An Idyllic Existence in the Appropriate Proximity to the Nature and a Clustered Human Settlement of a Quiet Village.
Design Adds Another Dimension to the Nature of History
In 2013, Chinese National Geographic hailed Songyang, a county to the southeast of the province of Zhejiang as “the last hidden gem south of the Yangtze River”. Here, more than a hundred ancient villages hide on the far side of mountain roads and undulating cliffs. Perhaps due to the difficult access to the region, it remains close to nature and far away from the bustle of the city.
However, once visitors arrive on-site, time and space are experienced differently; aged trees, ancient temples, old houses, all provide the most unique cultural atmosphere, authenticity sealed away from public view, worthy of being praised as “an example of the ancient Chinese county”.
In the past seven years, this landscape of nature and culture has welcomed new life in the form of fresh design interpretations, gradually becoming a utopia for designers. Through a precise approach reminiscent of the most skilled acupuncture techniques, Songyang comprises a charming collection of diverse elements ranging from mountain scenery to primitive ancient villages and modern architectural masterpieces.
Three years ago, JIAKUN ARCHITECTS, led by principle architect Liu Jiakun, started the overall design of Songyang Wenli Community Center, including architecture, interior and landscape. In the design phase of Shanthi Boutique hotel at the center of Songyang City, Jiakun invited Zhang Can, who is the principal designer of CSD DESIGN, to join the team and deepen the interior design of the Shanthi.
After strolling along Qingyun road, across the Confucian Temple, and through the courtyard on the south side of the old district’s committee building, visitors arrive at the “Small Hall” of the Shanthi Boutique Hotel. A multitude of unrestrained scenes from life, history and nature manifests here, masterfully curated inside its courtyard.
To Live in History or to Live in Nature
The hotel mainly consists of two elements: the original old district’s committee structures as well as brand-new spaces. Both the old and the new follow the same logic on architecture and design: to respect and procure the integration of all objects on site, including buildings and trees. When encountering trees, either approach must respect them and let them be in courtyards.
When encountering old buildings, it’s necessary to appreciate them like good observers, in a considerate manner, and allow them to naturally grow into graceful residences with central patios where “water from four directions flows into the hall”, in the architectural style of ancient residences south of the Yangtze River.
In the same fashion, the reception has been designed around an old tree. Terrazzo-like materials indoors and outdoors blur the boundaries of space, while vivid palm-weaving works from local artisans act as another key element of the design.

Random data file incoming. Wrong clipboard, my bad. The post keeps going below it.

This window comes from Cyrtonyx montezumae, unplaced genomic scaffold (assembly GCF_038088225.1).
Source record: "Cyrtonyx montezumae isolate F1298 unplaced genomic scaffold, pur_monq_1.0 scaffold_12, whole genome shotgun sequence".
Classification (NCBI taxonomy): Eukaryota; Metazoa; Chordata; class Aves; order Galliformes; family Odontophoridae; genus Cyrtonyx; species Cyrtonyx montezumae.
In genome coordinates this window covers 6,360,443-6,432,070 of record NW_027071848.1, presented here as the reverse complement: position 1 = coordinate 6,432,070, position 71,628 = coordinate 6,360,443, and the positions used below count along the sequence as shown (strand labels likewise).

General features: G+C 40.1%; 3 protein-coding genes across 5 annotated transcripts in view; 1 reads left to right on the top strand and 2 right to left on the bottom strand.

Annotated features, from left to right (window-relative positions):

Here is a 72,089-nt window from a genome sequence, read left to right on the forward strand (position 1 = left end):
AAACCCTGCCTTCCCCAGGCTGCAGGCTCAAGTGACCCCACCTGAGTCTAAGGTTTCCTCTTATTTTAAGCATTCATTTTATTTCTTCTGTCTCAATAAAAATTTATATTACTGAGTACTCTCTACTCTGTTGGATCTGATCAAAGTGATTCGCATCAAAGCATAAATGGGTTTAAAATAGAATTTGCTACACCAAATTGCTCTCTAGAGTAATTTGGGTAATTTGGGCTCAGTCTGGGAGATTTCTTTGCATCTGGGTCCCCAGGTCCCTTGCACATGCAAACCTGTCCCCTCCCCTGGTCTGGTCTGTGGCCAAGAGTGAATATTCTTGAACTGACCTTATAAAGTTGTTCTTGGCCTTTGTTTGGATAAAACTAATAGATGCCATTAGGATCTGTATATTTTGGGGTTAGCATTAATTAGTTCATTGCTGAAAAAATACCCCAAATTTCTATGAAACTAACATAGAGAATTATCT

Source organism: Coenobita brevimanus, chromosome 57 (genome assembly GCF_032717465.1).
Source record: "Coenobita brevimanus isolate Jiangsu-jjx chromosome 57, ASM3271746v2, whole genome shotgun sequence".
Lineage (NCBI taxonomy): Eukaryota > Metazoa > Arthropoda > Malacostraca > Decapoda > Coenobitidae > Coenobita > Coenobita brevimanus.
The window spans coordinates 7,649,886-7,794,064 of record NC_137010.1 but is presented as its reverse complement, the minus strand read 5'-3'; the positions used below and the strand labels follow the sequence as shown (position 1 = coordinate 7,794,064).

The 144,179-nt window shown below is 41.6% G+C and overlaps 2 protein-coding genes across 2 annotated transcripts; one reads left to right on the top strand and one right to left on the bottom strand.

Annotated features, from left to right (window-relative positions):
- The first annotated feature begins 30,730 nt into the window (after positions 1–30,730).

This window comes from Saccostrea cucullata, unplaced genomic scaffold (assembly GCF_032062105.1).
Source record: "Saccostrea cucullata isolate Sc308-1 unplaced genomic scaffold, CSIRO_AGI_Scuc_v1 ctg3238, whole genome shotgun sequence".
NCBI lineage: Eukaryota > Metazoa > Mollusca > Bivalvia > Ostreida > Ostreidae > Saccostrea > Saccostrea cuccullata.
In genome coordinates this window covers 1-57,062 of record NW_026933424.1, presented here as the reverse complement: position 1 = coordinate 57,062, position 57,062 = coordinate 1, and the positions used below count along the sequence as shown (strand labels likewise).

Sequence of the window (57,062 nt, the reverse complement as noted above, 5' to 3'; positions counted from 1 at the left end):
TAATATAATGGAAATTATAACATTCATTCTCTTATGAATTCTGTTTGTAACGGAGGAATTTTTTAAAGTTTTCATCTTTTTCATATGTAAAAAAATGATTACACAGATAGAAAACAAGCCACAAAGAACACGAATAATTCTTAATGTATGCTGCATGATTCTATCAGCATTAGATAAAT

The designer deliberately integrates nature, culture and life into a well-balanced concept where all spaces and objects are in harmony with the course of “everything under the heavens”, allowing interaction between rigid and soft elements, leading feelings, thoughts and emotions to converge.
The Intersection where People and Architecture Meet with the Old and the New
At the “border area” between the newly built guest rooms and the district’s committee, a living room conceived as a cozy “fireside lodge” becomes the intersection that connects the old with the new.
The design further extends Songyang’s “cloaked” strategy, by installing mesh screens that separate the access lines to the guest rooms and provide a poetic atmosphere proper of “late night talks by the fireplace”.
The intertwined mechanism of people and time becomes a vivid and unique “decoration”. It also makes everything in the new building worthy of the “stature” of the old building.
The original wood doors witness and record the change of times, while cascades of wooden trusses add up to the style of the construction.
Furthermore, the designer uses tall dark brown wood baseboards and low-hanging corduroy curtains in dark-green tones to add the finishing touch to a dreamy atmosphere of ancient China.
However, the designer doesn’t feel “nostalgic” at all. The historical section has been reorganized in a modern context. Artistic elements such as a caramel leather sofa or vertical patterned glass are more than enough to bring visitors’ thoughts back into the present.
The interior design adopts different strategies in a targeted manner according to the conditions of the building. In the new structure, space and objects are all concise and simple. Artistically painted cement walls and wooden walls provide the best atmosphere to reflect light and shadows.
There is also a reflection screen and shading system hidden on top of the curtain walling in order to keep the space pure.
Artistic palm-weaving patterns reappear complemented by a vast selection of designer furniture in different styles that perfectly describe the nature of time and space in the hotel. Such elements are indoor “centerpieces”, a testimony of memory to be cherished and brought back home.